'Towards Work from Special Education in Europe' provided ground-breaking opportunities for students with learning difficulties and/or disabilities to find out what preparation there is for work in their own communities and across Europe. Students worked collaboratively with one-another to explore concepts and approaches to work; current opportunities for work experience in school, outside of school; and the agencies involved in finding jobs, both paid and unpaid. They identified examples of good practice and made recommendations for increased employment of disabled people. Thus they became aware of underemployment and unemployment and what is being done to tackle these problems.The benefits were discovering more about themselves and those similar to them in other countries. The project illustrated the differences in culture that appear in different countries and regions within a country -they do not have to travel abroad to encounter these. By exploring their own communities and the experiences of those close to them they increased their own sense of worth and place in the society and raised their capacity for social mobility.Our collaborative approach was a platform for European unity. Combining shared knowledge, skills, interests and creativity to produce pictures, books, and videos culminating in an online, visual representation of all project work, wholly integrated into the curricula of each school.There were huge benefits to SEN teachers, often isolated, being part of a Europe-wide community of practice. Compared their different professional systems/practices, advantages/disadvantages, differences/similarities, learned from each other and, ultimately, improved the lives of the disadvantaged people they work with.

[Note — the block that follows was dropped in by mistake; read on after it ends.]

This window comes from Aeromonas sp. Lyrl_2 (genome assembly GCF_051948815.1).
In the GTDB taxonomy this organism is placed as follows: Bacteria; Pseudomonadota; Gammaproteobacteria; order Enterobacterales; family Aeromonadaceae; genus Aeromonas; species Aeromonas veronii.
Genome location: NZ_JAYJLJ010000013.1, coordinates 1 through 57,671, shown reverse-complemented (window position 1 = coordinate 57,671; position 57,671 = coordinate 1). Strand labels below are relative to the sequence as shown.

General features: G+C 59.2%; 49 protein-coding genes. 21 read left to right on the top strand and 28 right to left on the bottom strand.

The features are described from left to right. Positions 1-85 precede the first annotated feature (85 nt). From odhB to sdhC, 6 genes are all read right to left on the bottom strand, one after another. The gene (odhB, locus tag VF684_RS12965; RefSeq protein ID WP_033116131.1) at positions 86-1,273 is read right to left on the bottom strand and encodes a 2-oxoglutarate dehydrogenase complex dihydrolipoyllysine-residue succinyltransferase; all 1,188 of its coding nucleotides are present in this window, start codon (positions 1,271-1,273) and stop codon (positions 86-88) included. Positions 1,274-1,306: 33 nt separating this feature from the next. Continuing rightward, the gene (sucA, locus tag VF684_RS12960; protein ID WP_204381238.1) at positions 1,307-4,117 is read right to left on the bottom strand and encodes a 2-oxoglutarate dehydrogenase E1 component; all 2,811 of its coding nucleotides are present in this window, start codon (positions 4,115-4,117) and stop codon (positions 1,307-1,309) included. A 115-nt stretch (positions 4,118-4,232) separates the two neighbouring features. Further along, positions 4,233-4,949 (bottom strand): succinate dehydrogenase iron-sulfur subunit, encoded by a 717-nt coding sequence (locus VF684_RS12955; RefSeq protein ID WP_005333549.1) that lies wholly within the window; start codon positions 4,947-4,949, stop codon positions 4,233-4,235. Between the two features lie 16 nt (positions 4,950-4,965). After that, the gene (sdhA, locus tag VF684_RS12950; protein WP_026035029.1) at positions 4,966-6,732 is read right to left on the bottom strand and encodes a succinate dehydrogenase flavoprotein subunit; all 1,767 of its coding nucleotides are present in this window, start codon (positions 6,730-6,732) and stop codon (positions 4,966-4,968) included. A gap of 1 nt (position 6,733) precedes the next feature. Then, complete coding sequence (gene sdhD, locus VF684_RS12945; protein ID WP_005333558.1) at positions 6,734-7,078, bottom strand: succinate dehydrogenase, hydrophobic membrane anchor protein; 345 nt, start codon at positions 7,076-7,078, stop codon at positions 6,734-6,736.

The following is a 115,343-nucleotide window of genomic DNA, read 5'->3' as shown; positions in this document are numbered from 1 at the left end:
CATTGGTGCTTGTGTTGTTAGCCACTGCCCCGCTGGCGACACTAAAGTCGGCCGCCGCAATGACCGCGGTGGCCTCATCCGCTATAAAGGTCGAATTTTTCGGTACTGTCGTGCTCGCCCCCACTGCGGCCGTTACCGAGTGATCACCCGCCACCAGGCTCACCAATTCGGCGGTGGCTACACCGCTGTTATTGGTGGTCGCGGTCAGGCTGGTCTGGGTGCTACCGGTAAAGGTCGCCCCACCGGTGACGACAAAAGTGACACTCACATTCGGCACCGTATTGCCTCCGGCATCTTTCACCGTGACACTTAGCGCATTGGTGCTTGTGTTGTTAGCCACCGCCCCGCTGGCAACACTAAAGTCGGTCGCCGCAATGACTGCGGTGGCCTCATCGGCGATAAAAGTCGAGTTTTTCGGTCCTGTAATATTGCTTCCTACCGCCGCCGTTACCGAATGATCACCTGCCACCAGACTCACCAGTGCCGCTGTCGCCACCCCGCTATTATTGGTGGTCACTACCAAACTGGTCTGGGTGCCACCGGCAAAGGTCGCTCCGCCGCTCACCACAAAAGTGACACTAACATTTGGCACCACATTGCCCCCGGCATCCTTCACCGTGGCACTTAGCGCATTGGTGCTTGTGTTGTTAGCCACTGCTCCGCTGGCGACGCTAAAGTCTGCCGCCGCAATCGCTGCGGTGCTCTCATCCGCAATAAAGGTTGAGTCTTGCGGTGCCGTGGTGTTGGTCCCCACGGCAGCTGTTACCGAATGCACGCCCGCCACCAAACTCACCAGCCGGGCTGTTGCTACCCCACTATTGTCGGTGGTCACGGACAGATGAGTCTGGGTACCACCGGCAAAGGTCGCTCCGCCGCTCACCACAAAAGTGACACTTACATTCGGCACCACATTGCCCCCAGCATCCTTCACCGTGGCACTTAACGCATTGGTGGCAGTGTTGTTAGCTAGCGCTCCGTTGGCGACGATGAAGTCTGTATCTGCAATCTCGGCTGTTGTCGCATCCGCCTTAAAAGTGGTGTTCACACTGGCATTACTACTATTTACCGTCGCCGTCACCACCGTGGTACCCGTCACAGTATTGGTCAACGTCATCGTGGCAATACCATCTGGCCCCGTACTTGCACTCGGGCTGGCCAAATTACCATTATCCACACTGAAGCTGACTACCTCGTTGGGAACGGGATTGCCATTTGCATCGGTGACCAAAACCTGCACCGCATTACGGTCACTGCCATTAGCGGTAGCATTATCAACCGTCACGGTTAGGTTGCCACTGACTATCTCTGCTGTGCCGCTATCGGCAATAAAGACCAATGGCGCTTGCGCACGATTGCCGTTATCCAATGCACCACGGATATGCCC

Get Access to the 1st Network for European Cooperation